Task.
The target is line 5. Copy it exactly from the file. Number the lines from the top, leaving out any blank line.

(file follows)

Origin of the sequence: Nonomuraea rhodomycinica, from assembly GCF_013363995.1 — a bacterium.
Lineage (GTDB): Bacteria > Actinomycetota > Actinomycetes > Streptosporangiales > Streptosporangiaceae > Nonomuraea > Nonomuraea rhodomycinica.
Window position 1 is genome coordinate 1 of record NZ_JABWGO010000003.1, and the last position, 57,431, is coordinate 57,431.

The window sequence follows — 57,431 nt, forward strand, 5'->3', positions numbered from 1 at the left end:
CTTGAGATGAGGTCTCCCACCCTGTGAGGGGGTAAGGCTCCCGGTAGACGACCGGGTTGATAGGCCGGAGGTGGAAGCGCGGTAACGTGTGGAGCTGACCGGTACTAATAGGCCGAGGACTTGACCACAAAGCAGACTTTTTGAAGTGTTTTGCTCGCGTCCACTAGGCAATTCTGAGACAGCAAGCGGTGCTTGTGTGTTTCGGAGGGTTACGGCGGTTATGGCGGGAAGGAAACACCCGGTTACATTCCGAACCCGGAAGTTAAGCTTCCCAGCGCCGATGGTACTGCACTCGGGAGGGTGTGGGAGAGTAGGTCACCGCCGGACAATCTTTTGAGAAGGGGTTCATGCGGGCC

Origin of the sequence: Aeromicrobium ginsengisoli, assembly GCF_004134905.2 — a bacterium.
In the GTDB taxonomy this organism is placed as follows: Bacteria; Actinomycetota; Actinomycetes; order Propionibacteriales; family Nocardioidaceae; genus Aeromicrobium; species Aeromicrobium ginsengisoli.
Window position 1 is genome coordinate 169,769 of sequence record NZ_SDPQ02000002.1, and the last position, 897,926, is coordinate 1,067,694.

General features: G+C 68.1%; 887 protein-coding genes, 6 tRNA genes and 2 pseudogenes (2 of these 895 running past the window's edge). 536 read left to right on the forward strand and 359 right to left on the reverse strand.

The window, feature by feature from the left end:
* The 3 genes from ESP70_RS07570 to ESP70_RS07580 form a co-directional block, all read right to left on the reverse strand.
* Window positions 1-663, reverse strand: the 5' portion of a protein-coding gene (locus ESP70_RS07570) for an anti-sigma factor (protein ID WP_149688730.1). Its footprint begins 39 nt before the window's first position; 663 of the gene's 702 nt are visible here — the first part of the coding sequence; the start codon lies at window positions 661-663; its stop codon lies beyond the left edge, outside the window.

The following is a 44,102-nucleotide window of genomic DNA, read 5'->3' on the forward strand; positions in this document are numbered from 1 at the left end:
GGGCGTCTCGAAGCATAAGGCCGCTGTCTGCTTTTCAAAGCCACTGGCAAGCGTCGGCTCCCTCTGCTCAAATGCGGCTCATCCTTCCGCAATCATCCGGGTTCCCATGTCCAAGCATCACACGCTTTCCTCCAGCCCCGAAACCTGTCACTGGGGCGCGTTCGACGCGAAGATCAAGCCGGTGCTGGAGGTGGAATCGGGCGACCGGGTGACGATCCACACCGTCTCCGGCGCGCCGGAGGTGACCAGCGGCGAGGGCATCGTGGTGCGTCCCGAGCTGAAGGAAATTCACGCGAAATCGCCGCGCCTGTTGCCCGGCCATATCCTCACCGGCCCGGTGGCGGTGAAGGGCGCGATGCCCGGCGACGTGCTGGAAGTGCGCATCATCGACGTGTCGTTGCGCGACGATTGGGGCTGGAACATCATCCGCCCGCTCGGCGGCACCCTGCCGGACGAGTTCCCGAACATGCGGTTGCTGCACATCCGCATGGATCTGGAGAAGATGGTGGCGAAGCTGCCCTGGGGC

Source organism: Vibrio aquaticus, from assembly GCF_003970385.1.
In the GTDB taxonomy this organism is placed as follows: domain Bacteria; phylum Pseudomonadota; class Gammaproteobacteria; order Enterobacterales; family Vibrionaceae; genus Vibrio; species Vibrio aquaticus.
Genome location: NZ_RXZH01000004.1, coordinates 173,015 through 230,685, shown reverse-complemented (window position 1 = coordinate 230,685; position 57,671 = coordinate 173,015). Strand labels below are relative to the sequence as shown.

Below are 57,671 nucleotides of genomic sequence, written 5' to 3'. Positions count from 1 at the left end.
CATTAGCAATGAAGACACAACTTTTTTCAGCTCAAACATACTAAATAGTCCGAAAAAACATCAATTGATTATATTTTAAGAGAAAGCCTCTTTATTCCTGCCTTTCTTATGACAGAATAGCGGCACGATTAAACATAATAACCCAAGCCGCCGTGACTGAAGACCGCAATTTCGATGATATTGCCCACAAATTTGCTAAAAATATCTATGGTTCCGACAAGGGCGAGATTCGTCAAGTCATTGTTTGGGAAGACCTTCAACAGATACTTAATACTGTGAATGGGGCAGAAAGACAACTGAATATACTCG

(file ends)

CTTGAGATGAGGTCTCCCACCCTGTGAGGGGGTAAGGCTCCCGGTAGACGACCGGGTTGATAGGCCGGAGGTGGAAGCGCGGTAACGTGTGGAGCTGACCGGTACTAATAGGCCGAGGACTTGACCACAAAGCAGACTTTTTGAAGTGTTTTGCTCGCGTCCACTAGGCAATTCTGAGACAGCAAGCGGTGCTTGTGTGTTTCGGAGGGTTACGGCGGTTATGGCGGGAAGGAAACACCCGGTTACATTCCGAACCCGGAAGTTAAGCTTCCCAGCGCCGATGGTACTGCACTCGGGAGGGTGTGGGAGAGTAGGTCACCGCCGGACAATCTTTTGAGAAGGGGTTCATGCGGGCC